The United States is the world’s largest development and humanitarian donor by far. Its recent renewed ambition of global leadership on development is supported by new strategic orientations and ways to deliver development co-operation.
In August 2010, we asked donors to provide updates on their efforts to adjust their policies to keep aid commitments and help partner countries meet the MDGs. Their responses are presented here.
While New Zealand is a comparatively small donor, it boasts an internationally-recognised aid programme with specific understanding of the unique Pacific context.
Portugal will need to triple development assistance over the coming five years if it is to meet an EU target of giving 0.7% of gross national income (GNI) to aid by 2015.
Germany embarks on reform of its development co-operation and aims to improve the quality and increase the quantity of its aid.
The United Kingdom’s aid volume was USD 11.5 billion in 2009, representing 0.52% of its gross national income (GNI).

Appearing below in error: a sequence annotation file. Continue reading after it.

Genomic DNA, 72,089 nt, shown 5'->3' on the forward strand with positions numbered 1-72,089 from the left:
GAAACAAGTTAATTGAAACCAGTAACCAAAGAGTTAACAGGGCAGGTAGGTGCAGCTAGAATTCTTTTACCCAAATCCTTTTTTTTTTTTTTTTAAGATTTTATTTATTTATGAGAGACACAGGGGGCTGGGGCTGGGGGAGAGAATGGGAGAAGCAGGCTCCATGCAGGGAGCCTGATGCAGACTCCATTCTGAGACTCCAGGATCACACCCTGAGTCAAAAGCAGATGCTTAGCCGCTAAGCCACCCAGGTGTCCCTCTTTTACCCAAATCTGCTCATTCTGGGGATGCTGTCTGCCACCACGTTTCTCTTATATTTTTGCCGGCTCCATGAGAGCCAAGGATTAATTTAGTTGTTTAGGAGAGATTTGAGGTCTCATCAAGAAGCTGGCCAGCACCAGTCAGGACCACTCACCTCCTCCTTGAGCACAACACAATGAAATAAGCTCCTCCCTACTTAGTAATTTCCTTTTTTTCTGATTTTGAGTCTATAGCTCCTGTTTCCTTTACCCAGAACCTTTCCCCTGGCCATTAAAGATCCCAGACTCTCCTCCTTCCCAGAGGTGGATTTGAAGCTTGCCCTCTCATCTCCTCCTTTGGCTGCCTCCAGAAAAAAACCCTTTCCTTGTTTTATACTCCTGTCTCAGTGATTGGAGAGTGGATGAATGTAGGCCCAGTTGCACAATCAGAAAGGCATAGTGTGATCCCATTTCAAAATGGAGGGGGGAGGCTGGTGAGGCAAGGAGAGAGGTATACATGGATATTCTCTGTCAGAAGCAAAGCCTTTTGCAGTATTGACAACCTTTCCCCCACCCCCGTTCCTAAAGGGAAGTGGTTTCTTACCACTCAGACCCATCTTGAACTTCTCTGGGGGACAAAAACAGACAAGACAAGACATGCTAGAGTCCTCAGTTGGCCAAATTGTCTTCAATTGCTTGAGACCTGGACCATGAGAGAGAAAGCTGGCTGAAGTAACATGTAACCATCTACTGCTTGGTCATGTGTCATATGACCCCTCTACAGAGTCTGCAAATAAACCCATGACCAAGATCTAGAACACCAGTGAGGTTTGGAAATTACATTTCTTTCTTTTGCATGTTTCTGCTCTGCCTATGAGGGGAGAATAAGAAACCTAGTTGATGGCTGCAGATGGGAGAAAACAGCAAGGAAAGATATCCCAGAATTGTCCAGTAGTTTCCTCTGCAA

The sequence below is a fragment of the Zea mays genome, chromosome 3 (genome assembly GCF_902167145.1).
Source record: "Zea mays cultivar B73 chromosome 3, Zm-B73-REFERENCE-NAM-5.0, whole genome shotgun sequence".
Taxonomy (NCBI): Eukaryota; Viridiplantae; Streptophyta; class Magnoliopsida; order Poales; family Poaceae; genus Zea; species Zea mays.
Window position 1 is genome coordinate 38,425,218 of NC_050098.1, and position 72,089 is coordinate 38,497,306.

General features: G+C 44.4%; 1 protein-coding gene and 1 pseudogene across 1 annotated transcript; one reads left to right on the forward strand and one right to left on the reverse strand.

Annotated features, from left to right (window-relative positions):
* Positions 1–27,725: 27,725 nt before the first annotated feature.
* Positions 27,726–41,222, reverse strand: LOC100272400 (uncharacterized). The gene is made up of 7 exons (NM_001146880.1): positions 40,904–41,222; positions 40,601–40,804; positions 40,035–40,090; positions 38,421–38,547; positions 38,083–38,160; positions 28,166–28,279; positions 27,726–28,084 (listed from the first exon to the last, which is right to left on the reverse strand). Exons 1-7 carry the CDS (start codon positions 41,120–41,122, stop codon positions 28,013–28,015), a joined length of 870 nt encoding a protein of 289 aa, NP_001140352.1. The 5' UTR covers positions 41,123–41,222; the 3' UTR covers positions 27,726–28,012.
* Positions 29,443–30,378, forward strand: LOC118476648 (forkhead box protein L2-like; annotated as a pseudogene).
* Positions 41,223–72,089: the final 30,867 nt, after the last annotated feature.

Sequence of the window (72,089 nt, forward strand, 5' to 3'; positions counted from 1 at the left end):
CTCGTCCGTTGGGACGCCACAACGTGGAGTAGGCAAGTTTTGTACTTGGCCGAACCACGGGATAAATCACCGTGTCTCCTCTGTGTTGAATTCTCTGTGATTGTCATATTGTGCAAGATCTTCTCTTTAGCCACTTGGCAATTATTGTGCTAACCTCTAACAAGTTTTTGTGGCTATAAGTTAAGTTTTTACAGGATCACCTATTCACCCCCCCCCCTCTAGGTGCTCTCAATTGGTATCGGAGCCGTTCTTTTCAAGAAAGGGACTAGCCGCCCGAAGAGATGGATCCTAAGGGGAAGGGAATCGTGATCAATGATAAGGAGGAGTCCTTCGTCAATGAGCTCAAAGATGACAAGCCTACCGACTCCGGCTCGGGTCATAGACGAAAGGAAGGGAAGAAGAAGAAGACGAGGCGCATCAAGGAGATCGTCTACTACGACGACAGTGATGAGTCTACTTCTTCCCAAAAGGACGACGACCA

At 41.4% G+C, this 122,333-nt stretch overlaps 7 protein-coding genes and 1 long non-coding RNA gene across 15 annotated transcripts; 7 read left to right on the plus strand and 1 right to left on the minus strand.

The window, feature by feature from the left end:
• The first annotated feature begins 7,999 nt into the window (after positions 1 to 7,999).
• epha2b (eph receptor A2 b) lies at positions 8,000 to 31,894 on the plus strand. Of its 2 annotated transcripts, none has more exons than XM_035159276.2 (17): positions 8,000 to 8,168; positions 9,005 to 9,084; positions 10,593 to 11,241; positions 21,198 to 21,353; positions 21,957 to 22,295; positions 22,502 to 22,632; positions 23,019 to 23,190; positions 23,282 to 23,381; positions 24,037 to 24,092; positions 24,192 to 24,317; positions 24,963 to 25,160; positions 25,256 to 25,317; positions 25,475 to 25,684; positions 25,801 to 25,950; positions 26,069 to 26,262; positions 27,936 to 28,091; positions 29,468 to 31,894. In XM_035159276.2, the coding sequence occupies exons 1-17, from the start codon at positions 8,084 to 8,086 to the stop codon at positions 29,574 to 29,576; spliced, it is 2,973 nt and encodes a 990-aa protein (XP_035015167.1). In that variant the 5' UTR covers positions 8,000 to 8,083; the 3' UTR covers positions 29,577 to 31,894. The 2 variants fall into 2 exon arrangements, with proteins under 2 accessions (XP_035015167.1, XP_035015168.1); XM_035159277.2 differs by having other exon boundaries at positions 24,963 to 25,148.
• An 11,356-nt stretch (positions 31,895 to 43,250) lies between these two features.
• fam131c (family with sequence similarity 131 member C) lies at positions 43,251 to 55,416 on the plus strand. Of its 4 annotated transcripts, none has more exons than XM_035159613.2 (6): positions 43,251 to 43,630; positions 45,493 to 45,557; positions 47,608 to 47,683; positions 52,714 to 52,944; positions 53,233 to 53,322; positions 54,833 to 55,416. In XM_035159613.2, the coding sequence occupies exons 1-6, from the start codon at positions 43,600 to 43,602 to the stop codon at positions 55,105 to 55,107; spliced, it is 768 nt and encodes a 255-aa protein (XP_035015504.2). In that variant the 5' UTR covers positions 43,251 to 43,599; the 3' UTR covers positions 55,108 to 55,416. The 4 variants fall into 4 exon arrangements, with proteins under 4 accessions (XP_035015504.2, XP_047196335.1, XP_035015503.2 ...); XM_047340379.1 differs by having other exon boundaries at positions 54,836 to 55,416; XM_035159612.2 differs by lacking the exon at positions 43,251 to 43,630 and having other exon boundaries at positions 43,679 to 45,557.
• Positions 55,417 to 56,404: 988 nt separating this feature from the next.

Belgium spent USD 2.6 billion on official development assistance (ODA) in 2009, which amounted to 0.55% of its gross national income (GNI).
The OECD encourages Poland to strengthen its development co-operation policy, set a clear path for aid increases and move from small-scale aid projects to multi-year aid programmes.
Italian Official Development assistance, or ODA, decreased steadily between 2008 and 2012, due in part to pressures from the economic crisis, but it rose in 2013.
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The survey comprised 4 topics: policy, financial authority, staffing and roles and systems. Nineteen DAC members responded and the main findings are presented in the document with a summary of each member’s survey results in the Annex 1.